Clean label products are defined by consumers as being free from chemical additives, with short and understandable ingredient lists, and minimally processed. During the past 10 years, the amount of new products launched in the clean label segment increased dramatically around the globe. (See chart “New Products Launched in the Clean Label Segment.”)
Food industry response has utilized the guidance given for manufacturers by Trader Joe’s and Whole Foods’ “approved lists” of ingredients. German retailer Aldi has instructed the removal of chemicals from its food labels in a move to stock more natural foods on its shelves. In the UK, Tesco has produced a list of additives that it does not wish suppliers to use to meet consumer expectations.
“The food industry wants to replace certain food additives with natural alternatives, offering equal or better functionality,” explained Niall McStay, national sales director-Food Division at Nexira, in his 2013 R&D Seminar Presentation titled “Clean Label and Acacia Gum.” Naturally derived colors are replacing artificial colors; natural antioxidants are replacing chemical preservatives; and natural gums and native starches are taking the place of modified starches and carboxy methyl cellulose.
“Acacia gum is a natural ingredient of choice for clean labels, with powerful functionality. Acacia gum is GRAS, plus it has a natural-sounding name. It is a sustainably sourced, minimally processed ingredient with no chemical treatments or enzymatic modifications. Suitable for a wide range of food applications, acacia gum has multifunctional properties, nutritional benefits, is GMO-free, organic, kosher and halal, and it is well-perceived by consumers.”
Acacia gum is a unique, low-viscosity hydrocolloid which functions as an emulsifier, texturizer and binder, as well as an encapsulation, coating and agglomeration agent. McStay stated that acacia gum is non-hygroscopic; has high solubility at room temperature; and is stable to a wide pH range, from 2.5 to 8.
Stable at low and high temperatures, acacia gum resists freezing and heating. Also stable to high shear and most processing conditions, acacia gum is compatible with other ingredients, and it has good acceptance with no added flavor or color.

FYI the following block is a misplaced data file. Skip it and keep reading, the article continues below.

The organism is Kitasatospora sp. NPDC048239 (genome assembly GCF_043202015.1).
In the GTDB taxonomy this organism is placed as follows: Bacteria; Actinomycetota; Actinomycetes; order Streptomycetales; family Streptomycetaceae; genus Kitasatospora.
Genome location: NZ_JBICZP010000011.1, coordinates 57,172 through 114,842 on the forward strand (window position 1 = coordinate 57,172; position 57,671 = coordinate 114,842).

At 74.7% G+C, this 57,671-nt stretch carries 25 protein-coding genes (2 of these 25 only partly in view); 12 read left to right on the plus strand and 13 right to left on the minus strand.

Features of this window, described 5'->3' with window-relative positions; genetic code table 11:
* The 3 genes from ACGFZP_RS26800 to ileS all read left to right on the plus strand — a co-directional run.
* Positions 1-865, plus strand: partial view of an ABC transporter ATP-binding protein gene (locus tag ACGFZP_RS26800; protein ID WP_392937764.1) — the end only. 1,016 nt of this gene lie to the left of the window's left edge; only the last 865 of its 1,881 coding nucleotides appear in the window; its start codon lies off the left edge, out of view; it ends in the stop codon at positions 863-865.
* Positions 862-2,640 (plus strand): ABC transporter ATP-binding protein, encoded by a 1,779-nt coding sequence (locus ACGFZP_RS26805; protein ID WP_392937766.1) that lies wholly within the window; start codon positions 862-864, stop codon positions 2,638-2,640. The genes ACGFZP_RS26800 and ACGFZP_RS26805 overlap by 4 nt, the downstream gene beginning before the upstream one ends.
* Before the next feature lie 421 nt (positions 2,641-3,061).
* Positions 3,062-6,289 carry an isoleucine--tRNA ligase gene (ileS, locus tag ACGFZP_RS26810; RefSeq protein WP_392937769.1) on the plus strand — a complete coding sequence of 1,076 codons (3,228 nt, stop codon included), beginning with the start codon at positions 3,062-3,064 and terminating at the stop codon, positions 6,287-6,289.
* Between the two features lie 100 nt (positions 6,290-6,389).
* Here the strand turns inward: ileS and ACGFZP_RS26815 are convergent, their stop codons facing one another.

In beverages, fruit juices, soups and meal replacers, acacia gum improves roundness and mouthfeel; enhances flavor release; improves stability and suspension; and helps achieve fiber claims. In ice creams and frozen desserts, acacia gum can replace synthetic emulsifiers, plus it helps to reduce ice crystals and improves freeze-thaw resistance.
In baked goods, acacia gum improves freeze-thaw stability, dough conditioning and pliability in tortillas and flatbreads; increases crispiness and reduces breakage in chips and crackers; and, overall, extends shelflife. Acacia gum can be used in cereals, snacks and bars to bind and emulsify, improve machinability, reduce breakage, improve shape and texture, and enhance crispiness.
Nutritionally, acacia gum has been shown to be a prebiotic fiber at 6g/day. A large, highly branched molecule, it is completely but slowly fermented by intestinal probiotics. There are no negative side effects, even at doses up to 50g per day. Acacia gum has been shown to support the production of beneficial short-chain fatty acids in the intestine and to reduce glycemic index.
So, for a healthy soluble dietary fiber with nutritional and functional benefits, acacia gum is a clean label solution, applicable in a wide range of foods and beverages. Plus, acacia gum is a powerful driver of sustainable development in Sub-Saharan Africa, as it is a stable cash crop, and production of acacia trees protects the ecosystem in the region by preventing desertification.
-- Summary by Elizabeth Pelofske, Contributing Editor
“Clean Label and Acacia Gum,” Niall McStay, national sales director, Food Division, Nexira, firstname.lastname@example.org, 908-704-7482.